On 4 June, Maggiore was posthumously promoted to the rank of "Grand Ufficiale" of the Order of the Blue Star, and 16 April was declared a day of remembrance for fallen St.Charlians.

Involvement in political affairs

Although he always claimed to be a "National Party voter", Nick was never involved directly in politics, and declared that his political views never influenced his articles nor the Observer. He was, however, known for stating the opinions of himself or of the community on many political issues, events and scandals, which quickly made him a respected but also controversial figure.

Territory Control Project

Nick's position as a micronationalist started to show up right before becoming Director of the Observer. Already in October 2009, he denounced the "Territory Control Project" started by the micronation of Isralica, part of the Kingdom of Alerther, which decided to claim Brazil, north-eastern Russia and western Africa, and the need of micronations to claim large, unclaimed areas, while referring to Molossia or Redonda as states who "[didn't] claim a lot of land, but still acquired fame".

The case made him known as a controversial writer, as the article also criticized the geopolitical structure of the Empire of New Europe, at the time a known micronation. Nevertheless, the article also received support from the consensus of the members of the GUM, including Erusia, which later nominated him their first Press Secretary in November 2009.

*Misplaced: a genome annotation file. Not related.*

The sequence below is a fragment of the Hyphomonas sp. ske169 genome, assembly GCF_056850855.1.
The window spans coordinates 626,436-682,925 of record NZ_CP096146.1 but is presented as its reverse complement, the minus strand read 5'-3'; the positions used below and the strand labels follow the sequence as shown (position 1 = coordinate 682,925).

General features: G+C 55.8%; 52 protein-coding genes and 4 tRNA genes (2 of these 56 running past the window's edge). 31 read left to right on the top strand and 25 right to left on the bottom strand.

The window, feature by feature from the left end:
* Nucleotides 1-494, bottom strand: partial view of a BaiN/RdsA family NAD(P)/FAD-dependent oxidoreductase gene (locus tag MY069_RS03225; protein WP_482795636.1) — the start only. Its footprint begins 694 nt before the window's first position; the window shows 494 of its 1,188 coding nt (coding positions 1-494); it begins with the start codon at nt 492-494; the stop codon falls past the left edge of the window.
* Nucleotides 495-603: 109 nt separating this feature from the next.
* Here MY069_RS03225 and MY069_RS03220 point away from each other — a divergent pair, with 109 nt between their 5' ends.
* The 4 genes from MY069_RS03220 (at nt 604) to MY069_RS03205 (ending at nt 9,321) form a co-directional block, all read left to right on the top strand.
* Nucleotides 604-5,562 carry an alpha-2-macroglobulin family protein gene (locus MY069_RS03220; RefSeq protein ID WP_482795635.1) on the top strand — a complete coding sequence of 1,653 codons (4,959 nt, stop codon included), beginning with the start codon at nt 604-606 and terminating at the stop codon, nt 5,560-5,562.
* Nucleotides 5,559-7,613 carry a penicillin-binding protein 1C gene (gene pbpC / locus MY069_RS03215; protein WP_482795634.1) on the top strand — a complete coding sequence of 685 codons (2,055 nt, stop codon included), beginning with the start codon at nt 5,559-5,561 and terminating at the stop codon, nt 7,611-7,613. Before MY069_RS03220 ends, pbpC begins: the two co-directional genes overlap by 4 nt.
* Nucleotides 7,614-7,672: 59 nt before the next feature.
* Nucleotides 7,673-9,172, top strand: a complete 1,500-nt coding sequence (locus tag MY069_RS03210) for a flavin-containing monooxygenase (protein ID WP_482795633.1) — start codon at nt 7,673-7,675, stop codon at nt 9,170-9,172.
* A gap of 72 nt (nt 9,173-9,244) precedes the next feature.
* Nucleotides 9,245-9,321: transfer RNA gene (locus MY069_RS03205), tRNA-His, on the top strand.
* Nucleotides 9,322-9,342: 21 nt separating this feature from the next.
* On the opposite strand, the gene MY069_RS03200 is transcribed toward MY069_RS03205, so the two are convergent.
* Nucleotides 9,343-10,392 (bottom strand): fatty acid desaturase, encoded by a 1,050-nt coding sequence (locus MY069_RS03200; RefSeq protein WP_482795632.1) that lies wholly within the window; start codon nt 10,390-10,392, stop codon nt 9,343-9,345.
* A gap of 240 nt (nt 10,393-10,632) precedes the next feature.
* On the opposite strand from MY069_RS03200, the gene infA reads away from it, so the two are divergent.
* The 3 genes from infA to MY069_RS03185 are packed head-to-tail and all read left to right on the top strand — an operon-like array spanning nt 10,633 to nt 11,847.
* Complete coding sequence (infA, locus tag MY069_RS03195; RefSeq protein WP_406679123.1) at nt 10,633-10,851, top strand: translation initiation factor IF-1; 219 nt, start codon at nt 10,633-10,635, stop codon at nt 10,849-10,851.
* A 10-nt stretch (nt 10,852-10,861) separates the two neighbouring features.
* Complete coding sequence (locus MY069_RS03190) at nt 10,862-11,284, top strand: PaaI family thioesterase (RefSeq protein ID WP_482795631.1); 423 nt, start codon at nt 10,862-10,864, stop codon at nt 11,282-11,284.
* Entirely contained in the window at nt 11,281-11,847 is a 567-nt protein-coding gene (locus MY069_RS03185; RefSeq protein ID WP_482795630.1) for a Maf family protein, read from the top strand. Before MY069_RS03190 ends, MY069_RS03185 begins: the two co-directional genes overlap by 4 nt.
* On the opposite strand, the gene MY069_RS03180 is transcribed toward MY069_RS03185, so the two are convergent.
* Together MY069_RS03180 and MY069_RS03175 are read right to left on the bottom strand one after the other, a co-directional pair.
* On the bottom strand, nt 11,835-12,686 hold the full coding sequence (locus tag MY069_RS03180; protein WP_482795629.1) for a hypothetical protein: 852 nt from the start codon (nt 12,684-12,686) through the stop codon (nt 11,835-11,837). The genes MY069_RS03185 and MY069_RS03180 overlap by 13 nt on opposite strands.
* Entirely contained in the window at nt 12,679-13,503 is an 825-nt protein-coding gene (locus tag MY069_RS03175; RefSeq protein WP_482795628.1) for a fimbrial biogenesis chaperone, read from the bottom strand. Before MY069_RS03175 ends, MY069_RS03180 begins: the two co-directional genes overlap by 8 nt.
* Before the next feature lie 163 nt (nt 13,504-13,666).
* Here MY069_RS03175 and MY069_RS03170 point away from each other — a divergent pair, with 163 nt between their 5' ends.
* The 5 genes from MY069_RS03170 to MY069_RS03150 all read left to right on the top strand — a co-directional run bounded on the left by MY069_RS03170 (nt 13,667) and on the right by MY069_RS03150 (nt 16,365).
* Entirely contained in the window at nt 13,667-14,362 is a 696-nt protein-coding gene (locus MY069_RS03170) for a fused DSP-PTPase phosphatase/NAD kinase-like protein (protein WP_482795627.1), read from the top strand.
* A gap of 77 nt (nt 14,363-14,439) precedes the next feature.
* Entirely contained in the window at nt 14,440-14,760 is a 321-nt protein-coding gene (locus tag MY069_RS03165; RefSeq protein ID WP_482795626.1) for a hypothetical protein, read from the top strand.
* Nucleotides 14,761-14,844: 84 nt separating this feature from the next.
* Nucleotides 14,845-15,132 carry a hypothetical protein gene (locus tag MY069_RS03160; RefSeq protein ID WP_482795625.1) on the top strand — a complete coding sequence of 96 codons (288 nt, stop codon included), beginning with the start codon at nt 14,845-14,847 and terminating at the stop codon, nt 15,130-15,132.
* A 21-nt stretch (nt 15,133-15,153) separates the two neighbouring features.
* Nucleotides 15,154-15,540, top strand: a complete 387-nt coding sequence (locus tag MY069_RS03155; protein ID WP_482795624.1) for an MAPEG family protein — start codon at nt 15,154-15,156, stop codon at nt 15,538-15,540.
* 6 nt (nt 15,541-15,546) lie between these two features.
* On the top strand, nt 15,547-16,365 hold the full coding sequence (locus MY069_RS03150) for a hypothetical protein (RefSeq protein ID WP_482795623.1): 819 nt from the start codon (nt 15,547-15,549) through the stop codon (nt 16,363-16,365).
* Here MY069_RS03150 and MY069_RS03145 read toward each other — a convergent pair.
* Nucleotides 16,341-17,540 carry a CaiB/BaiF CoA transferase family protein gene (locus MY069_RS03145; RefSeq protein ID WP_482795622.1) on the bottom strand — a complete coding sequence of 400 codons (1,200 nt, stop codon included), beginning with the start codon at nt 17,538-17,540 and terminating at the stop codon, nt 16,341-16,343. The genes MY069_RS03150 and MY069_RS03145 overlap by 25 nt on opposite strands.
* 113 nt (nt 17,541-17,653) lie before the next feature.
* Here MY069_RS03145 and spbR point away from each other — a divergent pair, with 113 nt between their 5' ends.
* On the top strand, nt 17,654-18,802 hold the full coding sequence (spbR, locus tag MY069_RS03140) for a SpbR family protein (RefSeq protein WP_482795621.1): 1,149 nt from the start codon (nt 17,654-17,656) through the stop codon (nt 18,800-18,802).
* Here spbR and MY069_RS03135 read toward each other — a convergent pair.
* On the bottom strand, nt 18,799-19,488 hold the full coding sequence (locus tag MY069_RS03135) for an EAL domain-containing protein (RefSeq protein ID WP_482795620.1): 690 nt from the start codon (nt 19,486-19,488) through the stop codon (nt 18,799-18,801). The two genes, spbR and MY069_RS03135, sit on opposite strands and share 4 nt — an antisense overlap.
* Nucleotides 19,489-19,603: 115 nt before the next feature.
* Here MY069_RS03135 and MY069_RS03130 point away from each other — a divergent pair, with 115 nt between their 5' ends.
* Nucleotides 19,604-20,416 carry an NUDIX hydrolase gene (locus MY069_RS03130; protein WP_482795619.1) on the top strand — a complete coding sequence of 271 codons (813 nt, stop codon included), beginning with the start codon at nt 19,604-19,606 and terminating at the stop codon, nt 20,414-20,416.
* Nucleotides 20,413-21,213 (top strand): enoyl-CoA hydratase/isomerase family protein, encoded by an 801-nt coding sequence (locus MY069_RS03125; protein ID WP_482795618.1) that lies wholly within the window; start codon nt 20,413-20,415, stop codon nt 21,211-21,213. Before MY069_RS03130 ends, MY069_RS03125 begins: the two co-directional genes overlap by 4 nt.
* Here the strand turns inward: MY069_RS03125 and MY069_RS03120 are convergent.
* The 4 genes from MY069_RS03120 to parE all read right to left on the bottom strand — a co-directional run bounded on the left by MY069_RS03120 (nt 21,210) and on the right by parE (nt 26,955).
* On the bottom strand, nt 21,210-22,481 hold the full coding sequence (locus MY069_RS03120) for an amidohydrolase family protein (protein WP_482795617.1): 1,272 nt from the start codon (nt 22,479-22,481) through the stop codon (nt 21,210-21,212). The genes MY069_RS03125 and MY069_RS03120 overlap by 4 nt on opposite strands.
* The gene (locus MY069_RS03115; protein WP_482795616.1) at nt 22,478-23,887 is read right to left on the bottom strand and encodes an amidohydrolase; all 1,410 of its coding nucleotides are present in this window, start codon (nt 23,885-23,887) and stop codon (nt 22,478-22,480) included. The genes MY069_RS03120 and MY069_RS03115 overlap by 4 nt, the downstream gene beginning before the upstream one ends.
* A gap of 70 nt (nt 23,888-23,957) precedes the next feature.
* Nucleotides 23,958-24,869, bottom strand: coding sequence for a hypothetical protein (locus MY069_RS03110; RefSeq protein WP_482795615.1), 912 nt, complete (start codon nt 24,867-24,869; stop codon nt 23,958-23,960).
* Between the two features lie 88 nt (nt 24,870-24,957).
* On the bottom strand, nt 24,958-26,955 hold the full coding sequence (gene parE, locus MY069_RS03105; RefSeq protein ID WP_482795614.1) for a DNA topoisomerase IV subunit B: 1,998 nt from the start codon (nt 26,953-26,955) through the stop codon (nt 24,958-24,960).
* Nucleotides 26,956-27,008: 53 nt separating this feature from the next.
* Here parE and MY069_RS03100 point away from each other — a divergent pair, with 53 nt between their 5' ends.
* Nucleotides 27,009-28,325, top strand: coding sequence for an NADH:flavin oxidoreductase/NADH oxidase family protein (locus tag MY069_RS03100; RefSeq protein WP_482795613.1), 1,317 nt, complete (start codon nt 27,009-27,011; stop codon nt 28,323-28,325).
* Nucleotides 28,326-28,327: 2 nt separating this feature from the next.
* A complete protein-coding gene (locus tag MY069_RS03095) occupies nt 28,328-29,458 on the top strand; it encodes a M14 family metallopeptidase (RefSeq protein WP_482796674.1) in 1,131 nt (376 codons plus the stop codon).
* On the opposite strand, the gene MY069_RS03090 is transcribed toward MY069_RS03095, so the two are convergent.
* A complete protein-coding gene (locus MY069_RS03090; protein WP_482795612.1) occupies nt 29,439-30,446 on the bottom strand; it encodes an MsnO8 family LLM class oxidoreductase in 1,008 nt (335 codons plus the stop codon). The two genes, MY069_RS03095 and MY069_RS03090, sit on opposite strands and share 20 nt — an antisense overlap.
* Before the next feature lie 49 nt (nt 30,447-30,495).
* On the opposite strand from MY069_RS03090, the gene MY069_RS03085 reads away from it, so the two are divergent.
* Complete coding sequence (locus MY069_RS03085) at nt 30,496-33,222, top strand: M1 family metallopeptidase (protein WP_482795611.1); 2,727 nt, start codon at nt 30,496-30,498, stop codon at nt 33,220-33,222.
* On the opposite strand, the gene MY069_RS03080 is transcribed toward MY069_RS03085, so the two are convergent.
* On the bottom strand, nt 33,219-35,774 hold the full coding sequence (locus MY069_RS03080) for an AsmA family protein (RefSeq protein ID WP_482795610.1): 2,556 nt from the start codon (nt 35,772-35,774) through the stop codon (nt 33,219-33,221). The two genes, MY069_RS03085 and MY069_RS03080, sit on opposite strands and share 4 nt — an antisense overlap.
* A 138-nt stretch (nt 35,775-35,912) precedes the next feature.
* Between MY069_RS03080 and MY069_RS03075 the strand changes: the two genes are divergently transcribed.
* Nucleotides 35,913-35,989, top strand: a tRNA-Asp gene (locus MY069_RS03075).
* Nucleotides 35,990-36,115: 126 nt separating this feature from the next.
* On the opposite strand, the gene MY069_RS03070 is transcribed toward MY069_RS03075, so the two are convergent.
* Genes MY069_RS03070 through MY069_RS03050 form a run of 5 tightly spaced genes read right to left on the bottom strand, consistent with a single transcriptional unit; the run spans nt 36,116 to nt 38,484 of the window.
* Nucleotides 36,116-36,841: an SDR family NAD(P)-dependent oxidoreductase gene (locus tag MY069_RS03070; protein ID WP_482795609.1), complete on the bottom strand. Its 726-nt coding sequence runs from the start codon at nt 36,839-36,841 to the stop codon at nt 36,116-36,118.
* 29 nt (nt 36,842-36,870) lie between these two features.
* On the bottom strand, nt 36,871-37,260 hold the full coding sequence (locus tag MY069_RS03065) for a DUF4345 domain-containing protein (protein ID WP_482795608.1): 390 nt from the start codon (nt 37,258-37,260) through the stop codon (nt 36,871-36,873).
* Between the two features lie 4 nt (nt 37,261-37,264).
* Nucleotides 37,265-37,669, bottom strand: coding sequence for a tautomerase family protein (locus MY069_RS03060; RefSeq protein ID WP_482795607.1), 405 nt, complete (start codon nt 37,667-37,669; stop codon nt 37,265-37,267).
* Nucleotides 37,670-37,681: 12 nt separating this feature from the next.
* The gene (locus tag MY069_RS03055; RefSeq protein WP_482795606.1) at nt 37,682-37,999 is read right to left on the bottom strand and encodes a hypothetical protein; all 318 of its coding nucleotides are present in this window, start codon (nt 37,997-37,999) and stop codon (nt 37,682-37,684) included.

Ambassadorial Council and bureaucracy

Despite being in good relations with First Ambassador James Lunam, he often criticized his leadership as head of the Ambassadorial Council, denouncing not only the case of homophobia, but also the "slow bureaucracy" of the Department of Foreign Affairs.

On 23 November, in his article "A series of unfortunate events?", he reported a case in which an Italophone micronation, the Italic Republic, waited for weeks for a drafted treaty to be given, but was then forced to write it by itself. Lunam responded by saying he was absent due to "health reasons", but then solicited many St.Charlians to "stop complaining". Maggiore encouraged the diplomats to get back to work and specified he was not asking them to resign, although he requested, if possible, an apology to the Italic Republic and the Crown Principality of Landashir, although these were never made.


Waking up to a military rule in Erusia gives you always a strange impression. Don’t you just hate it when you’re making yourself a toast, and suddenly a soldier of the Erusian army jumps inside your house and tells you that you’re now under a “legal dictatorship”? Man, I’d be pretty annoyed if I was an Erusian.

— "Operation Luxemburg: maybe it’s just me…", 15 July 2010

Maggiore always had a controversial stance on the Democratic People's Republic of Erusia and Robert Lethler. As Press Secretary during his Chairmanship, he reported many controversial situations including the withdrawal of the Federated Republics of A1, at the time a Most Glorious People's Republic. He also wrote articles on Erusia itself, interviewing Kai Roosevelt, one of Lethler's personas, when she was elected President of Erusia, or discussing Operation Luxemburg. He also reported the victory of the Democratic party in the last Erusian election.